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Malachi 3:6-12 (ESV):

6 “For I the Lord do not change; therefore you, O children of Jacob, are not consumed. 7 From the days of your fathers you have turned aside from my statutes and have not kept them. Return to me, and I will return to you, says the Lord of hosts. But you say, ‘How shall we return?’ 8 Will man rob God? Yet you are robbing me. But you say, ‘How have we robbed you?’ In your tithes and contributions. 9 You are cursed with a curse, for you are robbing me, the whole nation of you. 10 Bring the full tithe into the storehouse, that there may be food in my house. And thereby put me to the test, says the Lord of hosts, if I will not open the windows of heaven for you and pour down for you a blessing until there is no more need. 11 I will rebuke the devourer for you, so that it will not destroy the fruits of your soil, and your vine in the field shall not fail to bear, says the Lord of hosts. 12 Then all nations will call you blessed, for you will be a land of delight, says the Lord of hosts.

Many Christians believe that the curse for not tithing and the blessings for tithing mentioned in Malachi 3:6-12 apply to the New Testament Church as well. In other words, they believe that Malachi 3:6-12 teaches spiritual laws (curses/blessings) whose scope encompasses both Testaments, not just the first. In their view, Christians who do not tithe would be under a curse, and those who do tithe would be able to enjoy the promised blessings.

What is the biblical basis for the belief that curses and blessings regarding tithing in the Old Testament still apply to the New Testament Church?


Optional follow-up:

A natural extension of this question would be to ask the same thing about every promised curse and blessing found in the Old Testament. Which Old Testament blessings/curses still find application today?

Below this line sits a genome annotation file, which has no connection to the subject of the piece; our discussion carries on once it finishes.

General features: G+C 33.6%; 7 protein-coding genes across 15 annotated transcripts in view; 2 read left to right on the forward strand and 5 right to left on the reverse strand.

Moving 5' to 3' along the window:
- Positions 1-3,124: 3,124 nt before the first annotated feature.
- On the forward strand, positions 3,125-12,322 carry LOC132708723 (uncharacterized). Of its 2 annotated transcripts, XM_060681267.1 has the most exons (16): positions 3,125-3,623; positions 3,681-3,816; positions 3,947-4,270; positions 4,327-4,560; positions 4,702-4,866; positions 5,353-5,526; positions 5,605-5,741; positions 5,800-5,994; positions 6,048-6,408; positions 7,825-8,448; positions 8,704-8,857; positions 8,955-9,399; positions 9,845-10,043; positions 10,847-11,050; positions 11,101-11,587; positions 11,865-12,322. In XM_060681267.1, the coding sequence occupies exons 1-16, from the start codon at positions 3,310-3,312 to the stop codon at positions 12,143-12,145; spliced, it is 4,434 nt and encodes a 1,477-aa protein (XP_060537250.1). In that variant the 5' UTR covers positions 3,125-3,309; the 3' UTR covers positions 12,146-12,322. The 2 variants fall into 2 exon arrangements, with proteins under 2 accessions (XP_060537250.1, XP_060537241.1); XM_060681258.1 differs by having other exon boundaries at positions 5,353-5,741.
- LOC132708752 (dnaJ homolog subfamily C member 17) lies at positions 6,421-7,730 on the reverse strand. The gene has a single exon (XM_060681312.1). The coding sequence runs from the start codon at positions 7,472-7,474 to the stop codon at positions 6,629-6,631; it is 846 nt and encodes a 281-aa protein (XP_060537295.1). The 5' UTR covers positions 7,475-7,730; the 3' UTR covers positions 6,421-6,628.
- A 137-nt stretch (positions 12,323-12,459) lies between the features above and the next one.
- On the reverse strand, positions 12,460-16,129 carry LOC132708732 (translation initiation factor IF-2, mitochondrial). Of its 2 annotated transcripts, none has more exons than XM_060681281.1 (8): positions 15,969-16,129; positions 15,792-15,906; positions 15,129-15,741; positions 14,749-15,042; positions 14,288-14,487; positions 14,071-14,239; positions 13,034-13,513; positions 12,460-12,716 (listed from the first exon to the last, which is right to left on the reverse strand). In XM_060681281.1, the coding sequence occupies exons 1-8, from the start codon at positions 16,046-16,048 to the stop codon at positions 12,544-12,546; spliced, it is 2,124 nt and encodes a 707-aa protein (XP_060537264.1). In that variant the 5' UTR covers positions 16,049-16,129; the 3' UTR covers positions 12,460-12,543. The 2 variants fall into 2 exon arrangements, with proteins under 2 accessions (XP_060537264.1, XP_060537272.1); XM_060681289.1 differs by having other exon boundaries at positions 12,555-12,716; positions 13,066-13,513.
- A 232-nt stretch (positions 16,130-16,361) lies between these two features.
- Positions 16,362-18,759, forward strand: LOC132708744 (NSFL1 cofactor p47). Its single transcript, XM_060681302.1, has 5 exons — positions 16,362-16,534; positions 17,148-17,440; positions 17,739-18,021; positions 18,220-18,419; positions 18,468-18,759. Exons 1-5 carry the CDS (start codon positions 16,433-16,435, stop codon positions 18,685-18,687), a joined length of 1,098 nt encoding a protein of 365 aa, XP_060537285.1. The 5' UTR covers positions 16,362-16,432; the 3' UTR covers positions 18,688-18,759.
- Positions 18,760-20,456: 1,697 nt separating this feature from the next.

As an example, Ephesians 6:1-3 comes to mind "Children, obey your parents in the Lord, for this is right. 2 “Honor your father and mother” (this is the first commandment with a promise), 3 “that it may go well with you and that you may live long in the land.”, which is a clear New Testament validation of a blessing promised in the Old Testament (Exodus 20:12). Should we see this as evidence that all promised curses/blessings in the Old Testament still apply? Or should we be more cautious and approach this on a case-by-case basis?

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  • I think you sort of answer you own question, there are some people who "believe that Malachi 3:6-12 teaches spiritual laws (curses/blessings) whose scope encompasses both Testaments, not just the first." This passage is the biblical basis for their belief, it is an interpretive assumption on the other hand, which you point out can be supported by examples like Eph. 6:1-3. They might call people who deny the relevance of tithing laws in the OT antinomian, arguing that although the exact application of OT laws, blessings, and promises is dependent on the exact situation, they are remain true.
    – ninthamigo
    Nov 21 '21 at 17:50
  • @ninthamigo - but the passage doesn't explicitly state that this applies to the New Testament Church. That's an additional claim. What is the biblical basis for that additional claim? Nov 21 '21 at 17:56
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    It's an interpretive leap based on passages like Eph. 6:1-3 that do apply OT laws/promises to the NT church. This is a view I do not hold, but additional arguments would include the fact that Tithing occurs before the law was even given by Abraham to Melchizedek. This article does a better job than me: newcreeations.org/god-promises-benefits-tithing
    – ninthamigo
    Nov 21 '21 at 18:02
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The curse of the fall is already part of the order of the fall. So. it’s more like a reciprocity principle is being taught in this passage. The blessings discovered in giving (order of preservation) is something that even secular non believers can experience. God is a giving God who created us in his image.

We rob God of the opportunity to bless us (as he likes to be bound to his Word) when we live a stingy life - especially in relationship to supporting the kingdom of God. The Bible says, “Do good to all people, especially the household of God.”

God’s blessings are not necessarily material, as spiritual blessings can come upon us that money can’t buy. The tithe (10%) in the New Covenant is more like a guideline. It’s like saying, “honor your parents by talking with them at least once a week.”

In Martin Luther’s Large Catechism (4th commandment) there is an exhortation to support spiritual fathers (i.e. priests) financially. I suspect Luther was just repeating catholic theology on this point. By giving to clergy there are promised blessings attached. The early church (Didache, etc.) considered tithing to church ministries as a good thing to do.

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